Today’s Reading: John 8:21-30 (additional reading: Psalm 111:1-10 & Proverbs 15:11)

The religious leaders with whom Jesus is arguing were well known for their obedience. So careful was their conformity to the details of the law, that they snipped 1 of every 10 leaves of the dill and mint and cumin growing in the windowsill planter, in order to perfectly tithe. That is why Jesus used the universal consensus of their obedience to challenge salvation by works: “Unless your righteousness exceeds that of the scribes and Pharisees, you will never enter the kingdom of heaven” (Matthew 5.20). Everyone agreed that these men were righteous.

So it was natural for them to believe about themselves what everyone else thought: these religious leaders were saved. God had punched their tickets to heaven. They were chosen for their goodness. So when Jesus says, “Where I am going you cannot come,” they thought: “I know I am saved because of my good works”; so John MacArthur: “Since they assumed that they were going to heaven, the Jews mockingly suggested that Jesus must be speaking of killing himself, in which case he would go to hell. Smugly confident in their self-righteousness, they were not just deaf to Jesus’ words, but they mockingly, blasphemously twisted their meaning…. Self-righteousness is a deadly deception, and utterly contrary to genuine salvation.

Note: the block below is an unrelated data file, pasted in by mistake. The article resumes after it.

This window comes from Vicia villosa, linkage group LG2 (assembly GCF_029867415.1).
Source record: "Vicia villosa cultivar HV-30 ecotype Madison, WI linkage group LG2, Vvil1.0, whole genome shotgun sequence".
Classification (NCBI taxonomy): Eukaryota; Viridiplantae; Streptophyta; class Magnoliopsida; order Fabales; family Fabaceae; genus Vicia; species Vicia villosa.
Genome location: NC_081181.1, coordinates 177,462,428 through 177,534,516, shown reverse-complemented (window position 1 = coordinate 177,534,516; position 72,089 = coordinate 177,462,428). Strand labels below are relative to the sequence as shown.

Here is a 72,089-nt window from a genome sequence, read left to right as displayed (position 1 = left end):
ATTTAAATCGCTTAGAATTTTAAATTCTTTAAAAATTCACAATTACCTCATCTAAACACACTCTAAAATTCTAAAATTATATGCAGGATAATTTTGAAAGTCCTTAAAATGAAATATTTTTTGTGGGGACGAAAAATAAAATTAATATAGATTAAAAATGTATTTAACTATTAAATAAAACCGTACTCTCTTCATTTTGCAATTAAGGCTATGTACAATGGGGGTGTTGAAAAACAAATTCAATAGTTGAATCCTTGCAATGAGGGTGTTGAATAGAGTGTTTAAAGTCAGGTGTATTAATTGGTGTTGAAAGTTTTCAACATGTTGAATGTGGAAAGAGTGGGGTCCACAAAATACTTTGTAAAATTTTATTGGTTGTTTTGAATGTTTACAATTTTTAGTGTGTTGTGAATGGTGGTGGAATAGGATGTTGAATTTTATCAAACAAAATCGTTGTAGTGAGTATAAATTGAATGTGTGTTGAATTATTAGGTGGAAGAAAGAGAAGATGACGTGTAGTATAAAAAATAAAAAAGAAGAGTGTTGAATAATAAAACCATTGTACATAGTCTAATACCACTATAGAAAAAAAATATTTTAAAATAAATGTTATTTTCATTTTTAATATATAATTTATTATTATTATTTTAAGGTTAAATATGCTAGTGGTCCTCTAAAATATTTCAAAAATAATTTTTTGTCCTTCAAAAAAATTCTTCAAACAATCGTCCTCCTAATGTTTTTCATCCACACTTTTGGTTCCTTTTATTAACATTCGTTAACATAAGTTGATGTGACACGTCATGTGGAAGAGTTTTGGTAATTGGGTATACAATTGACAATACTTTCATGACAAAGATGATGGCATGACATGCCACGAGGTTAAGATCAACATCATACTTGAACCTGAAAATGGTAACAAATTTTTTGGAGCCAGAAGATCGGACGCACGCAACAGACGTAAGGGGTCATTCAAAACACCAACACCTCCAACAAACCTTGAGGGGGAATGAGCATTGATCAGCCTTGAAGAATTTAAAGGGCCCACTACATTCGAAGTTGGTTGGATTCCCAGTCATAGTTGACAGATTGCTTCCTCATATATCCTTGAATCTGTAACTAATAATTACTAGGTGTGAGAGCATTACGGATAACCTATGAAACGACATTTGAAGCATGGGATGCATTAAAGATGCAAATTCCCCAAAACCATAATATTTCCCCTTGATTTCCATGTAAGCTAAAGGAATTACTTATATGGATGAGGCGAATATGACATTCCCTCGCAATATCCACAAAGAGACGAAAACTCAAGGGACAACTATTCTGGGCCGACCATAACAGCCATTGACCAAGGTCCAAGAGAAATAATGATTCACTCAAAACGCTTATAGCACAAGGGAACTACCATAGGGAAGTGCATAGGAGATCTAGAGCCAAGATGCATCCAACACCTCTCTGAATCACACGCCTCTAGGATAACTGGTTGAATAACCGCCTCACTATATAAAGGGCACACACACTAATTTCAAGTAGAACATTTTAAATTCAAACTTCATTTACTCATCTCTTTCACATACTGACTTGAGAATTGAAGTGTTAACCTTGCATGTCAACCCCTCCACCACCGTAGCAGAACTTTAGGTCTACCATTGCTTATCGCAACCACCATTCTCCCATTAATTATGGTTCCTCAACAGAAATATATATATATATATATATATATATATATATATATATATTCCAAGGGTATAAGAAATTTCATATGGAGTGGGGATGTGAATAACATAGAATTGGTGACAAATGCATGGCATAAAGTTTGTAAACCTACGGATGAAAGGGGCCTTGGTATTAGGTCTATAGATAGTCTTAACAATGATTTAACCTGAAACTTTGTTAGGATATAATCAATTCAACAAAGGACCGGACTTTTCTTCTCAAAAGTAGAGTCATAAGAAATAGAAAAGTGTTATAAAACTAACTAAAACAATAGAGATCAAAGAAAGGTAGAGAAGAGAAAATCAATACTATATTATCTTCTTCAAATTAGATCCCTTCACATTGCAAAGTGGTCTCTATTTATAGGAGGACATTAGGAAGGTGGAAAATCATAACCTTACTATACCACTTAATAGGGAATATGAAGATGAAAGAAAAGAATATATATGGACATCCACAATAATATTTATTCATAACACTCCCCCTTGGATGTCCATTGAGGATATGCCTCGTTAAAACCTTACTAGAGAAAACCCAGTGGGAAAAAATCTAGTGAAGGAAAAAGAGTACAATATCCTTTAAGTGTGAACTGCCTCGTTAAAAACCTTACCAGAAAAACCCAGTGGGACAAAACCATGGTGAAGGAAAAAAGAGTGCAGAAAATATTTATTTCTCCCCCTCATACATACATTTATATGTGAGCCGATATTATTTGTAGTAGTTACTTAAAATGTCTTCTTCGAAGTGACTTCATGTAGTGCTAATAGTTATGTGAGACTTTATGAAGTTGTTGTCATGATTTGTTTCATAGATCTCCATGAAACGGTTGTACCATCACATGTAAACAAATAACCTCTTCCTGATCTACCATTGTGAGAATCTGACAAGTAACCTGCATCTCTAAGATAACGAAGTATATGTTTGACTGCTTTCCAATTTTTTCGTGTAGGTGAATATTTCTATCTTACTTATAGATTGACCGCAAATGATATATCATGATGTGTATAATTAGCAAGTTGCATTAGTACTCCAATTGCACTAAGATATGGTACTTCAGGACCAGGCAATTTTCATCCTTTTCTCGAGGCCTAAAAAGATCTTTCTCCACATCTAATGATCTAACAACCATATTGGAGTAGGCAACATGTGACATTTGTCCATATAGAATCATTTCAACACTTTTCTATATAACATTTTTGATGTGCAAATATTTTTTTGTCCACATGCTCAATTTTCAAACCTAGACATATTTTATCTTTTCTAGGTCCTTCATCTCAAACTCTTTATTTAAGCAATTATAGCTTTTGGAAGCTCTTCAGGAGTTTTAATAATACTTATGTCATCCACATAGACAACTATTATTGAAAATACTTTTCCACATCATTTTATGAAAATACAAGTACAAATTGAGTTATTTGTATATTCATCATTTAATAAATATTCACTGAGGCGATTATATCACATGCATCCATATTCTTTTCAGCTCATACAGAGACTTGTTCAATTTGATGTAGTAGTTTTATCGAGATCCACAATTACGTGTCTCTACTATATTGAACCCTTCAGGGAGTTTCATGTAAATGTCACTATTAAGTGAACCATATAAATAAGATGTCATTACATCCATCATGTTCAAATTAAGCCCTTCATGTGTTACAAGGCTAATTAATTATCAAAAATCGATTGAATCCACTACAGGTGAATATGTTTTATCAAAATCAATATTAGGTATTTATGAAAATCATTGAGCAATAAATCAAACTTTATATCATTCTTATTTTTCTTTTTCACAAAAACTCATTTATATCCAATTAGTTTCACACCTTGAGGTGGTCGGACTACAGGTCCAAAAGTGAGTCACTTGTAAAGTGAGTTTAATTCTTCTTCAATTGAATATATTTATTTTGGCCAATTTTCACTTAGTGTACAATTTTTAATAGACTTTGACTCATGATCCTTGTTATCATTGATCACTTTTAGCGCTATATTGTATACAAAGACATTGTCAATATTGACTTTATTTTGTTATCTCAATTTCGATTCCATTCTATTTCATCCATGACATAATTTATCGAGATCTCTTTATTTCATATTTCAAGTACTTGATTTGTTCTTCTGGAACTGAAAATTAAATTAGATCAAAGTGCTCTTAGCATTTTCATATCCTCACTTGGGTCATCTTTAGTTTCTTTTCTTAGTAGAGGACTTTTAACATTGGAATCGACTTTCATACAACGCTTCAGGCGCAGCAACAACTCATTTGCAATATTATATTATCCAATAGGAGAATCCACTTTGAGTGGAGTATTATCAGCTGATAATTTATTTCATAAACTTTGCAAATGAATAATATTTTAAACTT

They sought a Messiah who spoke well of them. All Jesus needed to say was: “You guys are leadership material; you are great; you will be important when we take over.” Instead, Jesus honors the lowly and broken: “Those who are well have no need of a physician, but those who are sick…. Go and learn what this means, ‘I desire mercy, and not sacrifice’…. I came not to call the righteous, but sinners” (Mark 2.17; Matthew 9.13).

It seems that we often believe that sin is the only thing which keeps people from God. But the Bible confronts another problem. Oh yes, sin is there; but it can be varnished over with a layer of good works. Sin separates us from God; goodness keeps us from seeing sin.

C.H. Spurgeon once preached “Self-righteousness exclaims, “I will not be saved in God’s way; I will make a new road to heaven; I will not bow before God’s grace; I will not accept the atonement which God has wrought out in the person of Jesus; I will be my own redeemer; I will enter heaven by my own strength, and glorify my own merits.” The Lord is very wroth against self-righteousness. I do not know of anything against which His fury burneth more than against this, because this touches Him in a very tender point, it insults the glory and honour of His Son Jesus Christ.

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